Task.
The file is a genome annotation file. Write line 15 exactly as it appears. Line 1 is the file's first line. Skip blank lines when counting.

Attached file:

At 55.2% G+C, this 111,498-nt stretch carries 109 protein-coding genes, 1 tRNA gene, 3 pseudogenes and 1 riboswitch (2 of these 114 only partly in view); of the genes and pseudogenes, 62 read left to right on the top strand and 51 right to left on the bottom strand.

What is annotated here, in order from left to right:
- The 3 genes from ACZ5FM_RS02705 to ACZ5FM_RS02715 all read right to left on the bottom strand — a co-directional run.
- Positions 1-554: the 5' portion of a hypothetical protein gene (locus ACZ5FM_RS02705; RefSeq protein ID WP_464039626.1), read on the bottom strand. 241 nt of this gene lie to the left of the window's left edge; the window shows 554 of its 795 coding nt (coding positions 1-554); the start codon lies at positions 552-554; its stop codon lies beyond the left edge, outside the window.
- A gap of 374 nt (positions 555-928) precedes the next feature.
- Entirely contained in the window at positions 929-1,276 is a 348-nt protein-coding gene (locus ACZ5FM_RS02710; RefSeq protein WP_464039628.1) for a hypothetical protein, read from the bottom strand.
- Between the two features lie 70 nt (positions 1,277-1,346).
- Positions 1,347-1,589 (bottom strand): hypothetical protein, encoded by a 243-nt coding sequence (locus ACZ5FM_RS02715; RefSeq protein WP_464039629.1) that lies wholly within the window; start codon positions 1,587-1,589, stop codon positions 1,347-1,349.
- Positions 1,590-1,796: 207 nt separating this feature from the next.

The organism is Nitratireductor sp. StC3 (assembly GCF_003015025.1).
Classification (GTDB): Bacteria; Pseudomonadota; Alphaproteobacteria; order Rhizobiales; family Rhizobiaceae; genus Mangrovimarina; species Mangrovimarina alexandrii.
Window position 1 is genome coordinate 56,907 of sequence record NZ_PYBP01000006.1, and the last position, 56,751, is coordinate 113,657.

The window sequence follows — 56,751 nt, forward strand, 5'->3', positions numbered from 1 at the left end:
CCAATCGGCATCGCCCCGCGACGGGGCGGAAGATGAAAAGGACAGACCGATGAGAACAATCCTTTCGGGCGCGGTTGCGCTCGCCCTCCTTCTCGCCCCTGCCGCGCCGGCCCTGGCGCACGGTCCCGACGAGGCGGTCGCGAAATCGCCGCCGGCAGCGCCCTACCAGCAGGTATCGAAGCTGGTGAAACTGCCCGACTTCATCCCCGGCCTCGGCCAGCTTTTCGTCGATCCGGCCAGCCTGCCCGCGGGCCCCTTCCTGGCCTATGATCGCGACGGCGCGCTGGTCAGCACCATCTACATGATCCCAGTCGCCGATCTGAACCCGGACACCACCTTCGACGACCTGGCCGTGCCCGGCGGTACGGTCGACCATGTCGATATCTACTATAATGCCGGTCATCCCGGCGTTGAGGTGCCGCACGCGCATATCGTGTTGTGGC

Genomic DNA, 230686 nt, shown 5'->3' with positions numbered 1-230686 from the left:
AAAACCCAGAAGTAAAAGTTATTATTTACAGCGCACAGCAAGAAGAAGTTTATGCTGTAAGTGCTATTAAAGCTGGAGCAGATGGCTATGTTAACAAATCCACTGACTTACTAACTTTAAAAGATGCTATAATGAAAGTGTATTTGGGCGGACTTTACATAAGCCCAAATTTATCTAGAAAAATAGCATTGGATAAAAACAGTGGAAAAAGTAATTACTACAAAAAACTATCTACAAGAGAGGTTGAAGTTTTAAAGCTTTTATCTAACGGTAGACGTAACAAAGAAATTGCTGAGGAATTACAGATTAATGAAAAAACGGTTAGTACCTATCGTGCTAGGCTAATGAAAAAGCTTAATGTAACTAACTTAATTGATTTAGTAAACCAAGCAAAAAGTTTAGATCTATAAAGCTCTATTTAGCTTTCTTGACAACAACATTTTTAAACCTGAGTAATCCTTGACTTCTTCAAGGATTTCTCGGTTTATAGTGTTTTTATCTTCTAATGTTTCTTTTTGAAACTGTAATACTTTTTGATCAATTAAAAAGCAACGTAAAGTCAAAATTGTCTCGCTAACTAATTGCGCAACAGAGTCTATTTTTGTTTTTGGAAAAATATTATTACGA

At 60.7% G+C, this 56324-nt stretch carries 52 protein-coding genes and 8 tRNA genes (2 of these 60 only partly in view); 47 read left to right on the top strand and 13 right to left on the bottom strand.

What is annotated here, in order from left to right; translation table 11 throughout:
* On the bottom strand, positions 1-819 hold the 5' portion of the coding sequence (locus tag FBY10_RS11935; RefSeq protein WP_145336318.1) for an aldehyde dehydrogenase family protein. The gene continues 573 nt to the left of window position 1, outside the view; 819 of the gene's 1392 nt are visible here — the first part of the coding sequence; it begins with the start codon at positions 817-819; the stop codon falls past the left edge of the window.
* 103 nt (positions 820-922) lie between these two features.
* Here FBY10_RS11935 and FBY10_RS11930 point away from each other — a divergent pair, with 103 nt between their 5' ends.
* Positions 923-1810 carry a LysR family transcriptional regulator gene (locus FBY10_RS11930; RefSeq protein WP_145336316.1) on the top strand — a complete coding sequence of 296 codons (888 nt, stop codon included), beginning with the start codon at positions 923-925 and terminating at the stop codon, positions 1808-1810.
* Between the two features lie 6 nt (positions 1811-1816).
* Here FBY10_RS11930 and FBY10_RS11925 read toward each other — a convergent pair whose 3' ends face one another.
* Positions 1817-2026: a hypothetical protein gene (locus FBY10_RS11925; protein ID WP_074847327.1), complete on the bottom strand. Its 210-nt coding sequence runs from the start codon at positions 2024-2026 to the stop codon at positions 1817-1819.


Genomic DNA, 230686 nt, shown 5'->3' with positions numbered 1-230686 from the left: